“Larry Doby’s trials, and the triumphs that earned him a place in Cooperstown, are a stirring story wonderfully told by Douglas Branson.”
GEORGE F. WILL, SYNIDICATED COLUMNIST FOR THE THE WASHINGTON POST
Just weeks after Jackie Robinson joined the Brooklyn Dodgers, Larry Doby joined Robinson in breaking the color barrier in the major leagues when he became the first black player to integrate the American League, signing with the Cleveland Indians in July 1947. Doby went on to be a seven-time All-Star center fielder who led the Indians to two pennants. In many respects Robinson and Doby were equals in their baseball talent and experiences and had remarkably similar playing careers: both were well-educated, well-spoken World War II veterans and both had played spectacularly, albeit briefly, in the Negro Leagues. Like Robinson, Doby suffered brickbats, knock-down pitches, spit in his face, and other forms of abuse and discrimination. Doby was also a pioneering manager, becoming the second black manager after Frank Robinson.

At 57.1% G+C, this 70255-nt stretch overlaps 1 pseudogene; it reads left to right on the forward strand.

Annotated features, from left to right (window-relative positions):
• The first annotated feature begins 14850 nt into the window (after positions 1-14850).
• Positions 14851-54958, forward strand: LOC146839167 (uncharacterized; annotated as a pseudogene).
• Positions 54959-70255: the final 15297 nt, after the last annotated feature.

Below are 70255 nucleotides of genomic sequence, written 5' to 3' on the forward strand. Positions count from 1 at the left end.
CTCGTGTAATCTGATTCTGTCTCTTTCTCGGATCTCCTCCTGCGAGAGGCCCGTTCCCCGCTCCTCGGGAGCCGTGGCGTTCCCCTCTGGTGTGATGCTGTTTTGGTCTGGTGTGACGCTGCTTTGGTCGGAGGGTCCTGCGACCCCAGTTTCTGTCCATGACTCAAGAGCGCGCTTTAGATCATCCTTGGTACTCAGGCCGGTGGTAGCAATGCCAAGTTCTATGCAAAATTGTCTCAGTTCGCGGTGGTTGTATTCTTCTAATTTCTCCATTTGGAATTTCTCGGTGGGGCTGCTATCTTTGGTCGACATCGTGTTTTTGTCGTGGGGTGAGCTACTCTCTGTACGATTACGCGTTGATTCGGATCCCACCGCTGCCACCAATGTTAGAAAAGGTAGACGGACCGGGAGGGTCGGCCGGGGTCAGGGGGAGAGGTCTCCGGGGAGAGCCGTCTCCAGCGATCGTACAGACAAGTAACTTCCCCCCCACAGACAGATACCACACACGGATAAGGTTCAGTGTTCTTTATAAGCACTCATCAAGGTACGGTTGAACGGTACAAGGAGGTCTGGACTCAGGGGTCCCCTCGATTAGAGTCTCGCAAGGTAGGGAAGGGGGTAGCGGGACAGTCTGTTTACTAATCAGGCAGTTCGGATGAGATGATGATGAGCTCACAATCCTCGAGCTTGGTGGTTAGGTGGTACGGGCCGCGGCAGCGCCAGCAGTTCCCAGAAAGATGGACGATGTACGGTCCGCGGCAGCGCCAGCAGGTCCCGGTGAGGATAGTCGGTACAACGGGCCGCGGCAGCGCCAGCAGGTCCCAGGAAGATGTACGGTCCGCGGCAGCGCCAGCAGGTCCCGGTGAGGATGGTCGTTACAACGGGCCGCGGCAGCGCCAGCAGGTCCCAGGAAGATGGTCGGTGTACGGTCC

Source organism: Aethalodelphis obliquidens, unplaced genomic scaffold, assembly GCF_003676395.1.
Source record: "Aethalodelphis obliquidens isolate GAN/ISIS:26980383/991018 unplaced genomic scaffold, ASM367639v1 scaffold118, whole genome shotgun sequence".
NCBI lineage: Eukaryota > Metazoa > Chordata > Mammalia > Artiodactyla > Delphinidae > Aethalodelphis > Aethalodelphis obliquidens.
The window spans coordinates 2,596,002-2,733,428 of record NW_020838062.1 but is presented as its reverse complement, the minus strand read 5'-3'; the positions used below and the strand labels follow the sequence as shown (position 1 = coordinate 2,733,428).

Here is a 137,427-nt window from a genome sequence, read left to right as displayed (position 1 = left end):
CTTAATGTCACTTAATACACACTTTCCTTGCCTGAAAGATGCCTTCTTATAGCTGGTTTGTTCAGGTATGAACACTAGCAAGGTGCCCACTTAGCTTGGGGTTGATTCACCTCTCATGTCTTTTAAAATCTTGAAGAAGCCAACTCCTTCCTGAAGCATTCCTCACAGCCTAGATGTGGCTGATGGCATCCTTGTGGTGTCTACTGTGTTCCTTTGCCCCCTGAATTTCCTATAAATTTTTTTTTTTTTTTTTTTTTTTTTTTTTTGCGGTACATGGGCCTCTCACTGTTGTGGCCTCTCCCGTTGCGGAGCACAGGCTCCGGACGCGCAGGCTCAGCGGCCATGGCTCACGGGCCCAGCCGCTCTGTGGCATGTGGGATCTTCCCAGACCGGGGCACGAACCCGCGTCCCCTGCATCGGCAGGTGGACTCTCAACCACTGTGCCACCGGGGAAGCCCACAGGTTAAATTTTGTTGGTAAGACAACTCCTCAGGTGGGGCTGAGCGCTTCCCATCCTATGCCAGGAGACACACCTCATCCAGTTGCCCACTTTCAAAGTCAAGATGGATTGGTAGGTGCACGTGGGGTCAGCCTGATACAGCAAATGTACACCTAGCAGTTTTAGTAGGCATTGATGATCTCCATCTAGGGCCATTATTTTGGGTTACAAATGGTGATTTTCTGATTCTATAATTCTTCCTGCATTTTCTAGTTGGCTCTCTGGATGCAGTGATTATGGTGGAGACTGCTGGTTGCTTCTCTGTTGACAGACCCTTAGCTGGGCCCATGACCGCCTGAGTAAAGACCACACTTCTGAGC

Well into the 1950s Doby was the only African American All-Star in the American League during a period in which fifteen black players became National League All-Stars. Why is Doby largely forgotten as a central figure in baseball’s integration? Why has he not been accorded his rightful place in baseball history? University of Pittsburgh Law Professor Douglas M. Branson’s Greatness in the Shadows attempts to answer these questions, bringing Doby’s story to life and sharing his achievements and firsts with a new generation.
The Carnegie Library of Pittsburgh
A book signing will follow the lecture. A selection of backlist titles and the author’s current book will be available for sale from Classic Lines.